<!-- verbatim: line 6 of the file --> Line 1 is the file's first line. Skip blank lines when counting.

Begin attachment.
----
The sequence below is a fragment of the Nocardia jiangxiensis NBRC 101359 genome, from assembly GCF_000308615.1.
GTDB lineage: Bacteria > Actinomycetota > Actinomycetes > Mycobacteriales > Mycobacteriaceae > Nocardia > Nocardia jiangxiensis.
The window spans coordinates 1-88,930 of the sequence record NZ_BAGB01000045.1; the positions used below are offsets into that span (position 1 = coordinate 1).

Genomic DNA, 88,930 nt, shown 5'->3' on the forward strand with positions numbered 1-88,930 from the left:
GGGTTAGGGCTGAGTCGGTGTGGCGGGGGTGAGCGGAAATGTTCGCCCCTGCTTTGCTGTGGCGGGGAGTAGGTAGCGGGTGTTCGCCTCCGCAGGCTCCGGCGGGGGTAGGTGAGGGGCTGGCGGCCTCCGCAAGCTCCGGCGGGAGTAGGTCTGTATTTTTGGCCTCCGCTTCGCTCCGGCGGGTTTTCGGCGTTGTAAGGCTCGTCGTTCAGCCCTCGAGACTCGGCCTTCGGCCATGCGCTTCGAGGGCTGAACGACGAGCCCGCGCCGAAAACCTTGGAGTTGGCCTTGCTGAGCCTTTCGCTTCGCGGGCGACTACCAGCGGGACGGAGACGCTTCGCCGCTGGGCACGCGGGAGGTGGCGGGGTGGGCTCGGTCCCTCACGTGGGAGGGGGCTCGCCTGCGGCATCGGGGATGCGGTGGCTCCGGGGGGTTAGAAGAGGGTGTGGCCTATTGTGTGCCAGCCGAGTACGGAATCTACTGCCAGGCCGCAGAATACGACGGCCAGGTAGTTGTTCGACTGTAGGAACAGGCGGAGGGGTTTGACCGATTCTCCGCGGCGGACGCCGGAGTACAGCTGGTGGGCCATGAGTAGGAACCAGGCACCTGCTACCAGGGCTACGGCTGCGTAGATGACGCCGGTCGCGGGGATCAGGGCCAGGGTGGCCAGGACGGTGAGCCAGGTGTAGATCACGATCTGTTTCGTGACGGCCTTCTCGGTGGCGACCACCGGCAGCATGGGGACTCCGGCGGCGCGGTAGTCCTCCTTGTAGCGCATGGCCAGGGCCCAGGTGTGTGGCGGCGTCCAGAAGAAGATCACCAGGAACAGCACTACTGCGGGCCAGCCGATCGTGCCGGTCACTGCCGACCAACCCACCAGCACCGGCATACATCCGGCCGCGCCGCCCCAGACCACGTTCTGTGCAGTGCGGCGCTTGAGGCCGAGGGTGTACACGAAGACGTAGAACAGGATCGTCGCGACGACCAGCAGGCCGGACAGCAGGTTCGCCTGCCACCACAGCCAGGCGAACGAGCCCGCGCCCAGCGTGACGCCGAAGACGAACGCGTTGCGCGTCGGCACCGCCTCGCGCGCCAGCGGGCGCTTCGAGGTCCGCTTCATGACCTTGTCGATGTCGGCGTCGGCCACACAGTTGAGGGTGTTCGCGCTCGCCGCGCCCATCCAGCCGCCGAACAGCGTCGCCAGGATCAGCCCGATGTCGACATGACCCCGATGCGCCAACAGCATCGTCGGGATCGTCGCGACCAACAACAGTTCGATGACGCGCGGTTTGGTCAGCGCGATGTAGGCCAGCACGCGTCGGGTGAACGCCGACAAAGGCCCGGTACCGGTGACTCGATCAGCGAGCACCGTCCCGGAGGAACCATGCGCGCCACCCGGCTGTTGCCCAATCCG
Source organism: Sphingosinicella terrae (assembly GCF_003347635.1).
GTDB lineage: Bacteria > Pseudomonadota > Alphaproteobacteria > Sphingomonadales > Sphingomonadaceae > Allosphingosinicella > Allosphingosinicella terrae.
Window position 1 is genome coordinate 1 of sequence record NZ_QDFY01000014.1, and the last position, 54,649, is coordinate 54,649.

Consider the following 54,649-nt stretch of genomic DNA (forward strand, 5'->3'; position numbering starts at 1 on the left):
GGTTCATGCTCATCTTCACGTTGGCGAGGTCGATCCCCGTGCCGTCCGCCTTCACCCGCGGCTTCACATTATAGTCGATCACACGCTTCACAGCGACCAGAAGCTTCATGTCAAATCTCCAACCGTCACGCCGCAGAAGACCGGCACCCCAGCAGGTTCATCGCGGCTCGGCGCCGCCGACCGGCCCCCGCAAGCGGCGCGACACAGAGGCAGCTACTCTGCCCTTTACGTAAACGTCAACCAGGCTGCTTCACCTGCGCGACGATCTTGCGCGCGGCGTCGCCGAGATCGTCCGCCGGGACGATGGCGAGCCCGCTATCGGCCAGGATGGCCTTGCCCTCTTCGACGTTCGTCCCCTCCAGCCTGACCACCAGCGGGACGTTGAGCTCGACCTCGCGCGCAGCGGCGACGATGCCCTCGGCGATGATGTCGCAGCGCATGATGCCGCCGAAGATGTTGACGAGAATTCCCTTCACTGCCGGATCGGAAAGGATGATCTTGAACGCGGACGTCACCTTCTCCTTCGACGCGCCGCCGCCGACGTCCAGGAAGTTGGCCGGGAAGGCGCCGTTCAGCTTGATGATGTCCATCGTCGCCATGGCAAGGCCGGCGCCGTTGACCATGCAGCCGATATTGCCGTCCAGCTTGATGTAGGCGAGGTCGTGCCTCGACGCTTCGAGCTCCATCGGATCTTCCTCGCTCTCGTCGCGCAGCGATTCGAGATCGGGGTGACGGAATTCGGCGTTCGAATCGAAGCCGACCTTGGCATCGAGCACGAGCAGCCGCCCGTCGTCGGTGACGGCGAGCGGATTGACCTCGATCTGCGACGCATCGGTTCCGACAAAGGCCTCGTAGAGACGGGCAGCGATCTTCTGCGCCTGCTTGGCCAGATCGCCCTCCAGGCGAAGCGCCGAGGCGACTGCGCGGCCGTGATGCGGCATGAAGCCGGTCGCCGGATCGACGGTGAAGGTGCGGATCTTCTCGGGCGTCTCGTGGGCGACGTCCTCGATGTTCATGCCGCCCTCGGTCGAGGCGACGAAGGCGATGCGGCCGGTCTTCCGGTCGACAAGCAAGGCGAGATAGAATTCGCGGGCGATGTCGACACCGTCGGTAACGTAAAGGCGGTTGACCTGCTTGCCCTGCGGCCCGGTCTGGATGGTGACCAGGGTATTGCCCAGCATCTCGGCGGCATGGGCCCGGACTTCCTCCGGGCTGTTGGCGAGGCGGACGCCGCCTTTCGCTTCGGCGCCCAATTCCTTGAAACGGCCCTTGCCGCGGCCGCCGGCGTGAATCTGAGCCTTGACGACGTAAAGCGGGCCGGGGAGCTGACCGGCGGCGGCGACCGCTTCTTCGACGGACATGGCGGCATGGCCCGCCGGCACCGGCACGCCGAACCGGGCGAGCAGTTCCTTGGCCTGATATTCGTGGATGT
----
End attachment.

Source organism: Sphingosinicella terrae (assembly GCF_003347635.1).